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Article: Toward Normative Fragmentation: An East Asian Financial Architecture in the Post-Global Crisis World

TitleToward Normative Fragmentation: An East Asian Financial Architecture in the Post-Global Crisis World
Authors
Issue Date2012
Citation
Review of International Political Economy, 2012, p. 586–608 How to Cite?
AbstractThis article argues for a pluralist, integrative, ‘post-Washington Consensus’ view of an East Asian financial architecture in the post-global crisis world. What are the key architectural problems and how might such problems be resolved? The article aims to address these general questions and to develop a policy-applicable theory about a post-crisis regional financial architecture by focusing on the case of East Asia. The generic problems identified in the study include sovereignty, power struggles, structural diversity, collective action problems and weak regional identity and norms. Herein, I present a conceptual model of logically possible solutions to such problems, which comprises principled minimalism and host regulation, decomposition and issue linkage, and informal intermediaries. The proposed solutions reflect and reinforce the normative fragmentation and decentralization of global financial governance in the twenty-first century.
Persistent Identifierhttp://hdl.handle.net/10722/197637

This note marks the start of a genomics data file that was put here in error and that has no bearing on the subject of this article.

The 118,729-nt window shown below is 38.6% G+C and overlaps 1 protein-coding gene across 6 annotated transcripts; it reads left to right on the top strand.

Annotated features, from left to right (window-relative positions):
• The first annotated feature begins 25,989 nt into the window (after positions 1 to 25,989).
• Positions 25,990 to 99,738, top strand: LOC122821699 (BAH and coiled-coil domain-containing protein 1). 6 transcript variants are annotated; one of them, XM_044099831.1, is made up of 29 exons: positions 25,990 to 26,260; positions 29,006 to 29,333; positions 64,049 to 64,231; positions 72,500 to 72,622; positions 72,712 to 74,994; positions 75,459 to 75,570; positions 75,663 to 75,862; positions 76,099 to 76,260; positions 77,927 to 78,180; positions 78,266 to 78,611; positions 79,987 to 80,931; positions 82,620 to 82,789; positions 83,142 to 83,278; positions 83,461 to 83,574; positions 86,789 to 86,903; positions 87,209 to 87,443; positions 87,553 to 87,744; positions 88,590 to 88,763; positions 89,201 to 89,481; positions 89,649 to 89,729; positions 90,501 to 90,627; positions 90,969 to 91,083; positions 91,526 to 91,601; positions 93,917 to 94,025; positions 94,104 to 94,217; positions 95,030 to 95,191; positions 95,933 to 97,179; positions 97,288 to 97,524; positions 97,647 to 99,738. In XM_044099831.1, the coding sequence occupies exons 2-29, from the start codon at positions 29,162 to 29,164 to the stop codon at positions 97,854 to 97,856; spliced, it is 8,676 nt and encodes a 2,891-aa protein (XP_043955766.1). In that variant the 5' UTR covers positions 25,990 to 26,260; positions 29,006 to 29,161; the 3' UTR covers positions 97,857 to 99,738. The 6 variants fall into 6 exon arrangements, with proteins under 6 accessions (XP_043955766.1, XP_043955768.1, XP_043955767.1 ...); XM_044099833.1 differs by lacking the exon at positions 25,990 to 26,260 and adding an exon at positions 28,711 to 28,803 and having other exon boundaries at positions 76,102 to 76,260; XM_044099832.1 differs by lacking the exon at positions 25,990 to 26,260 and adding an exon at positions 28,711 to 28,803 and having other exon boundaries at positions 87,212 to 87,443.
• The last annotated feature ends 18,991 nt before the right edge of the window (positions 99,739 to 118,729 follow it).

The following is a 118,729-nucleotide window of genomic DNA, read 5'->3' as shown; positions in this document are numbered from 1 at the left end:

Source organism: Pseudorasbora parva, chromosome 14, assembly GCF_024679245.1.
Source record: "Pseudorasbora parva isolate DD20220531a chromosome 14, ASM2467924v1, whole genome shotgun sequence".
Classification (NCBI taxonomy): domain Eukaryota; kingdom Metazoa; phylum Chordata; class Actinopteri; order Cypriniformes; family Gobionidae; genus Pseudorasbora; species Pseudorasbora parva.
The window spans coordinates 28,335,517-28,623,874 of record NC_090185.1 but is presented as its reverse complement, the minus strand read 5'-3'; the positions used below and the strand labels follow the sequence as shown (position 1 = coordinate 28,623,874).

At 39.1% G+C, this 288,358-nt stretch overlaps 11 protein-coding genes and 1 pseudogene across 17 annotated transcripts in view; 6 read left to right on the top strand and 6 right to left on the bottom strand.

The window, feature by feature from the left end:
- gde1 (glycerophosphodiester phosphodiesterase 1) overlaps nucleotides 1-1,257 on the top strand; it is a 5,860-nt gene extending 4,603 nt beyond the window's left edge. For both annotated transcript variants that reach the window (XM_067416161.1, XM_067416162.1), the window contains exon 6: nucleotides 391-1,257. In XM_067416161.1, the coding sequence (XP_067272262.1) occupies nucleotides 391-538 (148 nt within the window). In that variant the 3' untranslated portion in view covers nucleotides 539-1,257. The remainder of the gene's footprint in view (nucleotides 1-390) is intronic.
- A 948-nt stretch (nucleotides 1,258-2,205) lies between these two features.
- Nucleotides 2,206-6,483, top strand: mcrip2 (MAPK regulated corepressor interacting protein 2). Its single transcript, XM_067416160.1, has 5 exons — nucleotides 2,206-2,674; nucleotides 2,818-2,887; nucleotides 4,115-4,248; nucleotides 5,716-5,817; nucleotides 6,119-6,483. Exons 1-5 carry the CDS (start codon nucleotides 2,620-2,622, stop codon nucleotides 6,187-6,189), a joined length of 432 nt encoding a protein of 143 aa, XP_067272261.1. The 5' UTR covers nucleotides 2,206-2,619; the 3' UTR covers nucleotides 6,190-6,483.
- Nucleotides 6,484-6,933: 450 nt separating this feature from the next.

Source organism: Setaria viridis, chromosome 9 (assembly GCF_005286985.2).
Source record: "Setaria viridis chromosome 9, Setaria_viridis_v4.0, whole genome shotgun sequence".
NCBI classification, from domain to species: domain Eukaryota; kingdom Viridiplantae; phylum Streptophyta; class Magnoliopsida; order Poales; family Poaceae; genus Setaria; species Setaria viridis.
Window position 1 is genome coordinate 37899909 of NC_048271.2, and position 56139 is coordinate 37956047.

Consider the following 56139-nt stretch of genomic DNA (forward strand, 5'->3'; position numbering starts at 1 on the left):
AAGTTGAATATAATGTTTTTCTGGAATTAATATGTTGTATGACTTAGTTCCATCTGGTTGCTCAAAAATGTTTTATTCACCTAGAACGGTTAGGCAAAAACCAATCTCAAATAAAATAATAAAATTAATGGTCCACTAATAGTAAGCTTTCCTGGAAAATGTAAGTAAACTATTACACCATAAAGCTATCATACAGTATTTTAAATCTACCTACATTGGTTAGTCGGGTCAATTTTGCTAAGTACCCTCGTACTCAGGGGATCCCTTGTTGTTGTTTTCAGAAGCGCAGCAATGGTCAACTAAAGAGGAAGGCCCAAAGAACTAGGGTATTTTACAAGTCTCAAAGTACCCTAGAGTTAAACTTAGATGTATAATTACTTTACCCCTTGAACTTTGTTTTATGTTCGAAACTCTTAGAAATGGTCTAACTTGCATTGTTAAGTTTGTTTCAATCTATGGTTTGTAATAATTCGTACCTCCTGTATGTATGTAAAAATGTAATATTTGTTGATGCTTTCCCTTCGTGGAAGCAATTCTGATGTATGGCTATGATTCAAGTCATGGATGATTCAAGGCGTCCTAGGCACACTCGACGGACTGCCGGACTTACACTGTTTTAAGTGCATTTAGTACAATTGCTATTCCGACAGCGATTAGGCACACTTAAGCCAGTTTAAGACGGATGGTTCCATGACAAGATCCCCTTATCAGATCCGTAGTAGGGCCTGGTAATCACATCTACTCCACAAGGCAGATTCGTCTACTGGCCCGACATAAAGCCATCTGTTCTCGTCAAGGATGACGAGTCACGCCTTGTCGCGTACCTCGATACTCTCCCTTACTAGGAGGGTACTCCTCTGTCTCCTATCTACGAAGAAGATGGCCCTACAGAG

ISI Accession Number ID

 

DC FieldValueLanguage
dc.contributor.authorSohn, IJen_US
dc.date.accessioned2014-05-29T08:33:18Z-
dc.date.available2014-05-29T08:33:18Z-
dc.date.issued2012en_US
dc.identifier.citationReview of International Political Economy, 2012, p. 586–608en_US
dc.identifier.urihttp://hdl.handle.net/10722/197637-
dc.description.abstractThis article argues for a pluralist, integrative, ‘post-Washington Consensus’ view of an East Asian financial architecture in the post-global crisis world. What are the key architectural problems and how might such problems be resolved? The article aims to address these general questions and to develop a policy-applicable theory about a post-crisis regional financial architecture by focusing on the case of East Asia. The generic problems identified in the study include sovereignty, power struggles, structural diversity, collective action problems and weak regional identity and norms. Herein, I present a conceptual model of logically possible solutions to such problems, which comprises principled minimalism and host regulation, decomposition and issue linkage, and informal intermediaries. The proposed solutions reflect and reinforce the normative fragmentation and decentralization of global financial governance in the twenty-first century.en_US
dc.languageengen_US
dc.relation.ispartofReview of International Political Economyen_US
dc.titleToward Normative Fragmentation: An East Asian Financial Architecture in the Post-Global Crisis Worlden_US
dc.typeArticleen_US
dc.identifier.emailSohn, IJ: isohn@hku.hken_US
dc.identifier.authoritySohn, IJ=rp00643en_US
dc.identifier.doi10.1080/09692290.2011.613350en_US
dc.identifier.hkuros228769en_US
dc.identifier.spage586–608en_US
dc.identifier.epage586–608en_US
dc.identifier.isiWOS:000310585600004-

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